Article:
- The Washington Times - Tuesday, February 3, 2015

A gun rights advocacy group filed a lawsuit Tuesday challenging Washington, D.C.’s newly enacted concealed carry laws on behalf of three men who were denied permits to carry firearms by the Metropolitan Police Department.

In the lawsuit filed in federal court, the Second Amendment Foundation said the law’s requirement that gun owners demonstrate a “good reason” to carry a concealed weapon is unconstitutional.

“The city has set the bar so high that it relegates a fundamental civil right to the status of a heavily-regulated government privilege,” said Alan Gottlieb, executive vice president of the Bellevue, Washington-based foundation. “Law-abiding citizens who clear background checks and are allowed to have handguns in their homes are being unnecessarily burdened with the additional requirement of proving some special need.”

D.C. lawmakers drafted concealed carry laws last year to comply with a ruling by U.S. District Judge Frederick J. Scullin Jr. that overturned the District’s long-standing ban on the carrying of firearms in public. The legislation created a process by which D.C. residents and nonresidents could apply for concealed carry permits by showing proof that they needed to carry a weapon for self-defense.

Police Chief Cathy L. Lanier previously provided a few examples of circumstances that would qualify under the law, including individuals who have a documented history of being domestic violence victims or people who regularly carry large amounts of money or valuables for work. For those who do receive a permit, there are still strict licensing regulations that require firearms training and limit the locations where a handgun can be carried.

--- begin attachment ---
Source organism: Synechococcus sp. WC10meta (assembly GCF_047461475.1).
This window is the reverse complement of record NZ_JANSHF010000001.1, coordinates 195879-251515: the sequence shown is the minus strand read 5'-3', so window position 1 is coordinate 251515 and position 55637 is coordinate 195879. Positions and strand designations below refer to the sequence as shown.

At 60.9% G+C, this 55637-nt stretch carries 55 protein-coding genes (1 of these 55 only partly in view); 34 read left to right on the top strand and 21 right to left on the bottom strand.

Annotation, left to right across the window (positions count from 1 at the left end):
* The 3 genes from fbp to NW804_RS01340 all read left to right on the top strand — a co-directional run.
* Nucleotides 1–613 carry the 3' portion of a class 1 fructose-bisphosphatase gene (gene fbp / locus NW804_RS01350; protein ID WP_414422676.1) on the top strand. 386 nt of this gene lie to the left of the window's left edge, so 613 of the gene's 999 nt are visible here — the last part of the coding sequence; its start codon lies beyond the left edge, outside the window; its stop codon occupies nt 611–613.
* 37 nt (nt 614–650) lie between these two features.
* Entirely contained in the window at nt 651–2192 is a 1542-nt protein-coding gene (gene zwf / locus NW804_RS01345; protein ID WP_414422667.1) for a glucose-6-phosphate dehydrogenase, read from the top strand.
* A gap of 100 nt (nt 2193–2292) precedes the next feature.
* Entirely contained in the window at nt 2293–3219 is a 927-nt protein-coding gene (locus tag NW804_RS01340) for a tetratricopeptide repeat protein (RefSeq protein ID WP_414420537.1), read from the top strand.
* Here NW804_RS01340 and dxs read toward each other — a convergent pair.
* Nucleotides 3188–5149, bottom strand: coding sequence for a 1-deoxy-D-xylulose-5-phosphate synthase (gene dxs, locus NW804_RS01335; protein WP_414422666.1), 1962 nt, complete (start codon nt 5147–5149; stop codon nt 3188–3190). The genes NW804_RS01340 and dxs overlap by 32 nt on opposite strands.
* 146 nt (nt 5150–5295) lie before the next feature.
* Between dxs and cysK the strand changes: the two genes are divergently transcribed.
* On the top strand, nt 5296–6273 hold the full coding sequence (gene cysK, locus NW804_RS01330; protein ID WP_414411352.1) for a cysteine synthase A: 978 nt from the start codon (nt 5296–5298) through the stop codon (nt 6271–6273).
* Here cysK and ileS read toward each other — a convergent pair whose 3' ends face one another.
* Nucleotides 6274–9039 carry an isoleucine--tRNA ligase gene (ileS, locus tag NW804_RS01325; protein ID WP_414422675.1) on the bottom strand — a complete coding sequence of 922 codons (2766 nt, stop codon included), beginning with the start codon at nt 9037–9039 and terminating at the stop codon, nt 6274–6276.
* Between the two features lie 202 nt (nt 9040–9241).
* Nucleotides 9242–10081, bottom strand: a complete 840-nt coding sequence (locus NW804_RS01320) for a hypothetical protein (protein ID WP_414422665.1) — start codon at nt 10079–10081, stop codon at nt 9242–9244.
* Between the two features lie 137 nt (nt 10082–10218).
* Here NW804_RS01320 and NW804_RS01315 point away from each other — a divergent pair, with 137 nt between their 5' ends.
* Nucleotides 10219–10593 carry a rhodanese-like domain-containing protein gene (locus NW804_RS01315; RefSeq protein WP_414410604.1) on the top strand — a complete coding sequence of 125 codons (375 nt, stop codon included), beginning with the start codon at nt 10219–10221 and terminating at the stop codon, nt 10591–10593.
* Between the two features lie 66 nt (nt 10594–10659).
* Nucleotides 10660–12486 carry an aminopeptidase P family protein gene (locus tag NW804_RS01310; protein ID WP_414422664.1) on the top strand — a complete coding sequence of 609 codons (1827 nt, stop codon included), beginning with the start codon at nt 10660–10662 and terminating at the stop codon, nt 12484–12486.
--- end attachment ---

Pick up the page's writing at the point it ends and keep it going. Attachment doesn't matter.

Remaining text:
Tuesday’s lawsuit doubles efforts by gun owners to challenge regulations requiring them to prove they are under a specific threat in order to obtain a concealed carry permit.

SEE ALSO: D.C. Council gives final approval to concealed-carry gun regulations

Attorney Alan Gura, who is representing the Second Amendment Foundation in the latest lawsuit, previously asked Judge Scullin to hold the city in contempt for failure to adopt a constitutional licensing scheme as the judge required in the Palmer v. District case. Judge Scullin has yet to issue a ruling on that request.

In the meantime, the District has appealed the Palmer case.

The lawsuit filed Tuesday states that three men — Brian Wrenn and Joshua Akery, of the District, and Tyler Whidby, a Florida resident who also maintains a residence in Virginia — were all denied concealed carry permits by Chief Lanier. All three men applied for permits but were unable to demonstrate “a special need for self-protection distinguishable from the general community” or provide evidence showing they have been subject to “specific threats or previous attacks,” according to the lawsuit.

City officials have defended the regulations, saying the “may issue” scheme balances security risks in the nation’s capitol with gun owners’ rights.

Both the Metropolitan Police Department and the Office of the Attorney General declined to comment on the pending litigation.

Under the city’s concealed carry laws, a Concealed Pistol Licensing Review Board is tasked with reviewing permit denials.

Mr. Gura said the three gun owners have not and will not be appealing their permit denials to the board.

“It’s a waste of time and it’s not required,” Mr. Gura said.

The Metropolitan Police Department reports that 70 people have applied for concealed carry permits from Oct. 22, when the carry law took effect, through Friday. Eleven people were approved for permits and 22 people were denied permits.

• Andrea Noble can be reached at anoble@washingtontimes.com.

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